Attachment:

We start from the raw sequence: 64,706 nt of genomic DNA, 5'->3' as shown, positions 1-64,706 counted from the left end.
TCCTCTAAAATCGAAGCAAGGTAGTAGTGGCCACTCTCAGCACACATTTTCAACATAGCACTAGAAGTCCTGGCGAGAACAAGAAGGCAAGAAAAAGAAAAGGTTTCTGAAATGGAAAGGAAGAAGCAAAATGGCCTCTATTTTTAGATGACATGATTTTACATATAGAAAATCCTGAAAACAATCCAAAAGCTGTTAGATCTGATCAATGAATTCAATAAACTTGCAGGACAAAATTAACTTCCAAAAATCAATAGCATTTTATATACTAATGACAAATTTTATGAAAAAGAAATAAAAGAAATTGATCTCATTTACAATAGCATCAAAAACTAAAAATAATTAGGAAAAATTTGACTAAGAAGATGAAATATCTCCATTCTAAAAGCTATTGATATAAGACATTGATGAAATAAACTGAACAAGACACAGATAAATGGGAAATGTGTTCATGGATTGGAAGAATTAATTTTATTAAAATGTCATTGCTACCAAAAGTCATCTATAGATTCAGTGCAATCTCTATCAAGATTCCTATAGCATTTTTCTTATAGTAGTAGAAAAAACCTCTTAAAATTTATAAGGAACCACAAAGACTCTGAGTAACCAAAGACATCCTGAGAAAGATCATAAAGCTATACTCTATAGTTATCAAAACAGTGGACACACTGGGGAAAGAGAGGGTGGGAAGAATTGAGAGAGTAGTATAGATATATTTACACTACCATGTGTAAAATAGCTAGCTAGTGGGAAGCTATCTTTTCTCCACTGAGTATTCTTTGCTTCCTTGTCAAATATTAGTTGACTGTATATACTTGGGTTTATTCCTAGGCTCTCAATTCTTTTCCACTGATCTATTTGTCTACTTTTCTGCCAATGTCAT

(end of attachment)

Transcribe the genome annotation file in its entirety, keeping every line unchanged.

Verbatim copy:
We start from the raw sequence: 64,706 nt of genomic DNA, 5'->3' as shown, positions 1-64,706 counted from the left end.
TCCTCTAAAATCGAAGCAAGGTAGTAGTGGCCACTCTCAGCACACATTTTCAACATAGCACTAGAAGTCCTGGCGAGAACAAGAAGGCAAGAAAAAGAAAAGGTTTCTGAAATGGAAAGGAAGAAGCAAAATGGCCTCTATTTTTAGATGACATGATTTTACATATAGAAAATCCTGAAAACAATCCAAAAGCTGTTAGATCTGATCAATGAATTCAATAAACTTGCAGGACAAAATTAACTTCCAAAAATCAATAGCATTTTATATACTAATGACAAATTTTATGAAAAAGAAATAAAAGAAATTGATCTCATTTACAATAGCATCAAAAACTAAAAATAATTAGGAAAAATTTGACTAAGAAGATGAAATATCTCCATTCTAAAAGCTATTGATATAAGACATTGATGAAATAAACTGAACAAGACACAGATAAATGGGAAATGTGTTCATGGATTGGAAGAATTAATTTTATTAAAATGTCATTGCTACCAAAAGTCATCTATAGATTCAGTGCAATCTCTATCAAGATTCCTATAGCATTTTTCTTATAGTAGTAGAAAAAACCTCTTAAAATTTATAAGGAACCACAAAGACTCTGAGTAACCAAAGACATCCTGAGAAAGATCATAAAGCTATACTCTATAGTTATCAAAACAGTGGACACACTGGGGAAAGAGAGGGTGGGAAGAATTGAGAGAGTAGTATAGATATATTTACACTACCATGTGTAAAATAGCTAGCTAGTGGGAAGCTATCTTTTCTCCACTGAGTATTCTTTGCTTCCTTGTCAAATATTAGTTGACTGTATATACTTGGGTTTATTCCTAGGCTCTCAATTCTTTTCCACTGATCTATTTGTCTACTTTTCTGCCAATGTCAT